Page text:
‘Hibiscus and Salvia Flowers’: the Puritan Imagination

  • Tom Paulin


Lawrence wrote ‘Hibiscus and Salvia Flowers’ on the 31 January 1921. He was then staying at Fontana Vecchia, in Taormina, Sicily, a popular winter resort under Mount Etna. His poem may be regarded as a distinctively puritan response to the political situation in Italy — it is written ‘to the moment’ and represents a volatile complex engagement with Italian socialism. If we regard Lawrence as belonging to the libertarian, essentially right-wing strand within English non-conformism — as embodying an ethic of puritan individualism whose economic philosophy we now term ‘monetarism’ — it may be possible to argue that ‘Hibiscus and Salvia Flowers’ represents a movement of sympathy towards an ideological position hostile both to Lawrence’s late-Romantic heroism and to individualism.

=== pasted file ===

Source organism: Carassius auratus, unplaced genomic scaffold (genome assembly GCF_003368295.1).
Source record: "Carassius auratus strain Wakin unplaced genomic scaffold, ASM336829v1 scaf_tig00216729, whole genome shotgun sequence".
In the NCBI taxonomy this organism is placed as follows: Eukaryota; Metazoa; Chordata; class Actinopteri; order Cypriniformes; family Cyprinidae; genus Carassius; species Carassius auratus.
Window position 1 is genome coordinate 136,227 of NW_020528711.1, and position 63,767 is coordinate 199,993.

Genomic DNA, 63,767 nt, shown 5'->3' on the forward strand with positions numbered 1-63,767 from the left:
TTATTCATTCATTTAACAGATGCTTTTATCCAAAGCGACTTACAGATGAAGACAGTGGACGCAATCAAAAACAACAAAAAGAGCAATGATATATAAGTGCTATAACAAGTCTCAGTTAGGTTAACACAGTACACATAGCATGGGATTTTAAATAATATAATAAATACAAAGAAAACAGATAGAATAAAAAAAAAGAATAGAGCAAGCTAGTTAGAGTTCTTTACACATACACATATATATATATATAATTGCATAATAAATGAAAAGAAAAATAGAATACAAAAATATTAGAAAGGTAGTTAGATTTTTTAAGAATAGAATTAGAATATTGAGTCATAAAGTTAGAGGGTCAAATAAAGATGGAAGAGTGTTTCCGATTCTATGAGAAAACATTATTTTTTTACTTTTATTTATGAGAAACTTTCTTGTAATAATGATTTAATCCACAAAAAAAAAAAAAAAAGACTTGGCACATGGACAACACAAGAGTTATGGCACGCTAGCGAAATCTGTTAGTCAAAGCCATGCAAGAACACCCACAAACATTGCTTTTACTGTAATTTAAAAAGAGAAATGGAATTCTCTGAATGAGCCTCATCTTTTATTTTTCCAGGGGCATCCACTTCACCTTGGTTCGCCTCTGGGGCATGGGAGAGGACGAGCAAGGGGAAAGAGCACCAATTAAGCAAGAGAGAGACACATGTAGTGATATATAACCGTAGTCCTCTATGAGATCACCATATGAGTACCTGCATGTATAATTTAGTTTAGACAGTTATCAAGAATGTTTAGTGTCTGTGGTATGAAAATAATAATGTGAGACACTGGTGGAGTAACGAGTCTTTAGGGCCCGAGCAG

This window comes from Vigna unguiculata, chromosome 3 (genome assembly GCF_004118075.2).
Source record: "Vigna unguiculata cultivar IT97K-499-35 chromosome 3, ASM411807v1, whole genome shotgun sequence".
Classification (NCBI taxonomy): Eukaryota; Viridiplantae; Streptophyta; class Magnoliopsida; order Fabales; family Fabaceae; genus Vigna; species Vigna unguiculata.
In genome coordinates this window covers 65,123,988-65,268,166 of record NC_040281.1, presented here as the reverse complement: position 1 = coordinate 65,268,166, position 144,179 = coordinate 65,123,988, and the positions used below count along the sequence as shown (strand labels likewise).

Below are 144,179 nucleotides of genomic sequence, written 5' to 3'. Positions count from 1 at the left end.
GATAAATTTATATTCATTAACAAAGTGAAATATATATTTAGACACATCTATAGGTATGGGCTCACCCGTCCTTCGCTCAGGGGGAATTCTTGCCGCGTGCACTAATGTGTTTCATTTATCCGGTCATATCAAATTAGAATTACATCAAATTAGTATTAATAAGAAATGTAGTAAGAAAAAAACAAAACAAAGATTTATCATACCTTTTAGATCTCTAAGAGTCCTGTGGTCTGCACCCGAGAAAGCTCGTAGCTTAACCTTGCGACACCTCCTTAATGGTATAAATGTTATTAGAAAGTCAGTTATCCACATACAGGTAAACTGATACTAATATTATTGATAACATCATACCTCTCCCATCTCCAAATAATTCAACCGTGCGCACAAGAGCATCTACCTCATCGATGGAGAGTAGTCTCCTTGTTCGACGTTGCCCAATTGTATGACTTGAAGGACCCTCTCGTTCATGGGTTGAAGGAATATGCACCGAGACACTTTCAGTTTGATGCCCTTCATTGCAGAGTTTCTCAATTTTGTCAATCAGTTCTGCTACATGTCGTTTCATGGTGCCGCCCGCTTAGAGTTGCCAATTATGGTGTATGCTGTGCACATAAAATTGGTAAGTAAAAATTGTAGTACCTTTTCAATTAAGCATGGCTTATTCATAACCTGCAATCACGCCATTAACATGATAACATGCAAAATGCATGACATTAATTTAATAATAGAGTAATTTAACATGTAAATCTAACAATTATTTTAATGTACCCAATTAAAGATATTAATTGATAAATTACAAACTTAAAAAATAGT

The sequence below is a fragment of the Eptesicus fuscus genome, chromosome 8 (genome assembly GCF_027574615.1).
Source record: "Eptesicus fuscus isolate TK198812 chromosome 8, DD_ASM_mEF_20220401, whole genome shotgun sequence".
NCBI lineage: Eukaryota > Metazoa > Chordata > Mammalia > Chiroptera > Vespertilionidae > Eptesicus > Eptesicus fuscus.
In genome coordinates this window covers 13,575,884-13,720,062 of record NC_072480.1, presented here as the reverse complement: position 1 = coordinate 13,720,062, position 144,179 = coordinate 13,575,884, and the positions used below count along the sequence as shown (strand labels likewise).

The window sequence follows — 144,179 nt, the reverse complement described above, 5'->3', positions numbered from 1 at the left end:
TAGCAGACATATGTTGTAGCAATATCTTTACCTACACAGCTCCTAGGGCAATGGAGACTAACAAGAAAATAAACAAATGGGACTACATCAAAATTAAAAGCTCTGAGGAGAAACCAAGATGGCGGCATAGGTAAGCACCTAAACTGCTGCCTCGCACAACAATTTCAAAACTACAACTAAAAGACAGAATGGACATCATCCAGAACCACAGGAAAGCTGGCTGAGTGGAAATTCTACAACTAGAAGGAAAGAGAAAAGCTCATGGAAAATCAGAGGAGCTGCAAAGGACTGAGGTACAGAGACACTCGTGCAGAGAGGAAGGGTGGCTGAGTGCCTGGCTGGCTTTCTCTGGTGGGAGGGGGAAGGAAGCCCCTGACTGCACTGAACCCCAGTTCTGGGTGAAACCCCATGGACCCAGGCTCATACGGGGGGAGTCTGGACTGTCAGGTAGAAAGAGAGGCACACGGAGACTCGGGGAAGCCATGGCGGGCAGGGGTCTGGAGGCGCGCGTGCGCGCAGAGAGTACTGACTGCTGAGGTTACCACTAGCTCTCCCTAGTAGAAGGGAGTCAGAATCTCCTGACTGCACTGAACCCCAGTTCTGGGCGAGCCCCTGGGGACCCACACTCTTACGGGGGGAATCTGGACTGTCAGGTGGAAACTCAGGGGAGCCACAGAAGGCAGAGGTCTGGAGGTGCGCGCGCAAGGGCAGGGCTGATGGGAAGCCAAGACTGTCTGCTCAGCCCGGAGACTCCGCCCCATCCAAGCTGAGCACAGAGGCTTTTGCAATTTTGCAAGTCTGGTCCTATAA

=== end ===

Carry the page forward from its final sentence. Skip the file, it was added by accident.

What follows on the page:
Modern World Paradise Lost Economic Philosophy Hotel Price Revolutionary Socialist 
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© Tom Paulin 1989

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  • Tom Paulin

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